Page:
EVE: My First time playing. Is it really like PotBS?

I downloaded the EVE 14 day free trial the other day because Graev wanted to give it a try.  Reading message boards and other blogs it seems like a lot of people are either returning to the game or deciding that it’s worth playing all of a sudden so I figured I might as well give it a try too.  It’s also been circulating around that Pirates of the Burning Sea if very similar to EVE; so much so that PotBS has been called EVE on water.  Since I’ve played PotBS Beta for a few months and plan to play it at release it can’t hurt to see how a more seasoned game being compared to it has faired.

I’ll skip right to the part where we make our characters.  Neither of us had a clue which race to pick and the confusion quadrupled from there.  So many different options and information ranging from heritage and career to skill points and all the various things that bug me.  I very much dislike thinking that I have “ruined” my character by picking a heritage or skill that isn’t as good as another.  Does that make me a min/maxer?  I think it might…

After both of us finally decided on our characters and created their little picture – very cool btw  – we moved on to actually playing the game.  Actually, you can’t call what I did playing because I spent (I kid you not) over an hour trying to understand the various controls and interface options.  We each went through the tutorial and after completing a few missions discovered that although we were the same nation we were across the universe from each other – Graev tried crossing 8 solar systems to get to me but we gave up.  We promptly remade our characters to the same everything so that we could play our first time together.

Skipping ahead again we are now able to run missions together.  From the help of a very friendly tutorial computer lady thing we figured out how to find our mission objectives and we jumped to warp speed (I guess that’s EVE’s way of zoning?).  When we defeated our mission objective we found that it was only completing for one of us.  It took us another hour to figure out that we had to run the mission twice – once for each of us as the Fleet Boss.  We might have been doing something wrong but trying to get answers in a chat channel with 300 people in it was difficult.  It wasn’t a pretty picture watching Graev get impatient and start flying around trying to ram into other ships.  Okay I lied, it was me trying to ram into other ships.

We spent a little bit more time figuring the game out before deciding to take a break.  EVE is … interesting.  To me it’s a very complicated game when compared to a simple hack and slash MMORPG.  It feels like there is really a lot going on at once and it requires a lot of thought and planning before making a decision.  Skills, for example, were taking 3+ hours to learn and I had no idea where to even begin placing the points.  It felt like I was being presented with far too much information at once.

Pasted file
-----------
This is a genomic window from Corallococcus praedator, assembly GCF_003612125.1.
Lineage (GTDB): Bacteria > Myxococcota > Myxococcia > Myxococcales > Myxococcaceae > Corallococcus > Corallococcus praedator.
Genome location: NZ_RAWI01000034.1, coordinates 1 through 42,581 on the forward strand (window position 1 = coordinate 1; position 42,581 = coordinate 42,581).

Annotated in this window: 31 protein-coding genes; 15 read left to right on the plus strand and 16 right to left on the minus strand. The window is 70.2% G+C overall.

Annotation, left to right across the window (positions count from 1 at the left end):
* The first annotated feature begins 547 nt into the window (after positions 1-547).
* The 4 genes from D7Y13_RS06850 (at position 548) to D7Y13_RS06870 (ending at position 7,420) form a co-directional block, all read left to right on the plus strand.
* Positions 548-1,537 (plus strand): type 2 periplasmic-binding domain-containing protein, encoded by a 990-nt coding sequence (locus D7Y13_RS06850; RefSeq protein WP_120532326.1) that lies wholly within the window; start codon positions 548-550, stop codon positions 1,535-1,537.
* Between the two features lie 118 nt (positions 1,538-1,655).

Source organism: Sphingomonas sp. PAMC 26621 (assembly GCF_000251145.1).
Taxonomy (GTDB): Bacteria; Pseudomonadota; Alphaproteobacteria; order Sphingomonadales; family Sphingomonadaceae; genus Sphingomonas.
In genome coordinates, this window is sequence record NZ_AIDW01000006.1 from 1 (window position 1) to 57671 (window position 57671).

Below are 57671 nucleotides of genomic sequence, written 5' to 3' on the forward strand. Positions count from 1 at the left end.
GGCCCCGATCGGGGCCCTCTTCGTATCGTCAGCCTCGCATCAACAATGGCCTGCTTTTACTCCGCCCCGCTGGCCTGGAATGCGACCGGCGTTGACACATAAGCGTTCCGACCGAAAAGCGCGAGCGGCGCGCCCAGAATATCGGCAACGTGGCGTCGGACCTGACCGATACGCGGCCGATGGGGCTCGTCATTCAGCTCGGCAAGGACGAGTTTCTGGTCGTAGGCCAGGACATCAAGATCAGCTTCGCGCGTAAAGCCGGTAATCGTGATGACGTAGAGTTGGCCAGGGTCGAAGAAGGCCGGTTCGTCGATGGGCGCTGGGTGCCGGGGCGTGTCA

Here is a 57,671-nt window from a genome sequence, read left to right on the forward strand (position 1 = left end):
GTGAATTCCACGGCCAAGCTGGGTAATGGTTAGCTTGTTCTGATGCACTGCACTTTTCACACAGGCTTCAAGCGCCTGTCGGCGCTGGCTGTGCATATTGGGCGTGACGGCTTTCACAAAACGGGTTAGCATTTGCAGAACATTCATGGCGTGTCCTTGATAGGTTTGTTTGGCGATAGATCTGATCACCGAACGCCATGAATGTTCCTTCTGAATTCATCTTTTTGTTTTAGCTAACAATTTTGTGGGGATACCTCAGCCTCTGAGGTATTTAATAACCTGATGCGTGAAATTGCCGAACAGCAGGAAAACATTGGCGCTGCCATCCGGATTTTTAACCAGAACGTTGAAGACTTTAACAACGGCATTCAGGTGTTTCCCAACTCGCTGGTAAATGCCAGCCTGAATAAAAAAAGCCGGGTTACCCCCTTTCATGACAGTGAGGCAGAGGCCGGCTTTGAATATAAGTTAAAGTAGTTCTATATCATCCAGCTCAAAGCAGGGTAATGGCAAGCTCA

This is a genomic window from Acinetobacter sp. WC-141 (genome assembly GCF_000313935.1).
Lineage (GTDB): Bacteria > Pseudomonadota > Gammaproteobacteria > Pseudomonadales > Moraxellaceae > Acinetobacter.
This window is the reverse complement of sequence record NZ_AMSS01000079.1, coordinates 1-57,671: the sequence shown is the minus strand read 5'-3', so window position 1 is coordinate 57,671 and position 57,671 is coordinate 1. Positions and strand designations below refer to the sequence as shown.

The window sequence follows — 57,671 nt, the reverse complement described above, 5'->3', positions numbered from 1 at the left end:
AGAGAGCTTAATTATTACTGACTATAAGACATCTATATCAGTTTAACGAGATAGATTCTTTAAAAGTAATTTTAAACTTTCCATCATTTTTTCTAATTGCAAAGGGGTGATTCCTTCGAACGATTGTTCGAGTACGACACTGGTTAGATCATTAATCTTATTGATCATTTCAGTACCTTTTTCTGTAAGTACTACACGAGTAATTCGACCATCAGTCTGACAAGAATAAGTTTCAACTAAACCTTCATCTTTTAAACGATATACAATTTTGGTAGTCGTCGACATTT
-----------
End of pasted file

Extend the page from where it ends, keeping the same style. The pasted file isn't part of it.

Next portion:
So having played a couple hours I can already see that it does have some similarities but many obvious differences from PotBS.  Both games are very centered around the player economy and have all the bells and whistles there.  Both games have you controlling ships (one sea, one space) with PotBS having the edge covering land combat to some extent as well.  Combat in both games is similar but it feels like PotBS requires more skill.  In both games you can buy and lose ships.

Overall I feel that PotBS takes the similarities and makes them much more streamlined for ease of use.  There was almost zero learning curve for me in PotBS and I felt like it moved me along very quickly into the action.  If you’re a regular around here you know that I don’t necessarily consider that a good thing either.  Where EVE was too difficult I feel PotBS is too easy.  The middle-ground might be more easily obtained by PotBS but honestly I can’t make that judgment call yet.

I’m going to give EVE some more play time during my trial period and hopefully I can figure it out more so that the subtleties can shine through.

  • it is interesting to read a 1st time players perspective on this game again. I bought eve when it went gold in 2003 and trust me it was exactly as you said. Although picture all your frustrations WITHOUT a tutorial LOL

    A suggestion, get into a big, newbie friendly corporation right away. The general chat, like you said is pretty useless.

    EVE is one of the hardest MMO I have ever played. The loyalty base on it though is extemely high. For some reason I always go back to EVE.

  • If you’re in a group together (or what EVE calls a ‘fleet’) then when one of you goes back to the agent to complete the quest, you will see an option that says something along the lines of “Yeah, my buddies and I have completed the mission (maximum of 5 players)!” That will make it so that you both get the quest done. However, you share the money reward. 😛

    My husband and I have been playing it for a bit. He enjoys it much more than I do, though. I just kind of go in and train skills, and that’s pretty much it for now.

  • We tried the splitting thing and nothing happened when we clicked the link. I’m thinking it might be because we were doing lower level missions. We’ll give it another shot next time we play.

  • EVE’s learning cliff is a little ridiculous. The tutorials really don’t give you very much useful information and don’t give you any real objectives. It doesn’t even tell you much about what kinds of objectives there are.